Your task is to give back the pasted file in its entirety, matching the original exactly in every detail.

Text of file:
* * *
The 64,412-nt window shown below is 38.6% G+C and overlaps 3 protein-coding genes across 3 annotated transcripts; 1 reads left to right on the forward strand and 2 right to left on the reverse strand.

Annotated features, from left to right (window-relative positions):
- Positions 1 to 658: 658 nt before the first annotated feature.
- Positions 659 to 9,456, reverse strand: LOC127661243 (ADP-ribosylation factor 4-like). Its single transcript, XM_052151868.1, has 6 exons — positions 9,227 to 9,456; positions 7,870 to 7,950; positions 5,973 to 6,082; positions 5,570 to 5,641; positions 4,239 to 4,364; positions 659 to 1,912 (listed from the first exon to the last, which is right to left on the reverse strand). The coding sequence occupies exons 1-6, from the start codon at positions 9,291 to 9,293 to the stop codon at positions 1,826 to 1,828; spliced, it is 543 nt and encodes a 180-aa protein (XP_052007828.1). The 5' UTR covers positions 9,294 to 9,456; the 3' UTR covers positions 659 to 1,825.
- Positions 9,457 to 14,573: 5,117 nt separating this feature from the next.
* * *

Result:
The 64,412-nt window shown below is 38.6% G+C and overlaps 3 protein-coding genes across 3 annotated transcripts; 1 reads left to right on the forward strand and 2 right to left on the reverse strand.

Annotated features, from left to right (window-relative positions):
- Positions 1 to 658: 658 nt before the first annotated feature.
- Positions 659 to 9,456, reverse strand: LOC127661243 (ADP-ribosylation factor 4-like). Its single transcript, XM_052151868.1, has 6 exons — positions 9,227 to 9,456; positions 7,870 to 7,950; positions 5,973 to 6,082; positions 5,570 to 5,641; positions 4,239 to 4,364; positions 659 to 1,912 (listed from the first exon to the last, which is right to left on the reverse strand). The coding sequence occupies exons 1-6, from the start codon at positions 9,291 to 9,293 to the stop codon at positions 1,826 to 1,828; spliced, it is 543 nt and encodes a 180-aa protein (XP_052007828.1). The 5' UTR covers positions 9,294 to 9,456; the 3' UTR covers positions 659 to 1,825.
- Positions 9,457 to 14,573: 5,117 nt separating this feature from the next.